In 2010, Andrew Lansley, the incoming Health Secretary for the new Conservative – Liberal Democrat coalition government made it clear that the government believed Foundation Trusts were “an excellent idea, only part realised”.
Under the Health and Social Care Act which received Royal Assent in March 2012, all remaining NHS Trusts were expected to obtain foundation status by April 2014.
In 2019 there were 151 NHS foundation trusts in the United Kingdom.
Central to the Labour government’s original plans with Foundation Trusts was the concept of ‘earned autonomy’ – the idea that a Trust that performed well could ‘earn’ additional powers and funding. Among the extra powers earmarked for Foundation Trusts were powers to borrow money and decide on capital investment, powers to enter into contracts, and powers to diverge from national pay settlements.
There was also a new ‘payment by results’ funding system to replace the ‘block settlement’ arrangements for Trusts, which came into force in April 2004 for Foundation Trusts, to be implemented incrementally for the rest of the NHS.
Opponents of Foundation status claimed that the extra powers and separate funding system for Foundation Trusts would lead to the new Foundations prospering at the expense of other Trusts. They argued that the policy would widen the gap between the best NHS bodies and the worst, by rewarding the best-performing Trusts, and particularly by giving them the power to pay staff more than the rest of the NHS. The way to improve the NHS, these opponents argued, was by improving the levels achieved by all, rather than by favouring the high-performing few.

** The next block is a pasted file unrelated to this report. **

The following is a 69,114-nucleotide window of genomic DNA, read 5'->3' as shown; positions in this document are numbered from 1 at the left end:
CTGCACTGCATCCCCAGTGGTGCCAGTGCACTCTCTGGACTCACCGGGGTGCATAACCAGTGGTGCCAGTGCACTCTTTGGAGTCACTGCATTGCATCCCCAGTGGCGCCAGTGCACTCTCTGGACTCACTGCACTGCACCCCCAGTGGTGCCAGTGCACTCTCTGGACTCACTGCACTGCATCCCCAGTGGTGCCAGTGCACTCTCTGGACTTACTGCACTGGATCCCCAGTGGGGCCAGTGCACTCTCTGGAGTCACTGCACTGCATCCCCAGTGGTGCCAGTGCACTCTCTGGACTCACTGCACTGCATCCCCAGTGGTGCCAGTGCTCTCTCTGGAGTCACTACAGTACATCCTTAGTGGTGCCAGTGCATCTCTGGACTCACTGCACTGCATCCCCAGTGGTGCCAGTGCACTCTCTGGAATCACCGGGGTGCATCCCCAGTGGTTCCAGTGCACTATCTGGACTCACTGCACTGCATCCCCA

Similarly, it was suggested that permitting Foundation Trusts to select their own local clinical priorities would lead to closures of expensive units, disposals of assets and other unwanted changes to services.
Concerns were raised that giving Trusts freedom to borrow and spend in line with their own priorities would result in the build up of large deficits and debts, underwritten by the Government. In 2019/20 the NHS Improvement Accounts showed that 53 foundation trusts were indeed in deficit, albeit that number had halved from some 107 in the year before.
Supporters of Foundation Hospitals meanwhile argue that the new freedoms given to foundation trusts ensure that they are better able to respond to local health priorities, free from Whitehall interference and the “dead hand” of central bureaucracy.
“The Health and Social Care Act gives you – as an NHS foundation trust – genuine operational independence to determine how best to meet the needs of your commissioners……….The Act prevents the Government – or anyone else in the NHS – from discriminating against you in favour of the private sector….
“The Government’s ambition is to ensure all providers of NHS-funded care – both within the NHS and outside it – are genuinely free from political interference to focus on how best to treat their patients, free to design their services according to what their commissioners want and free to continuously improve the quality of their services.”
Health Secretary Andrew Lansley; letter to NHS Foundation Trust chief executives – April 2012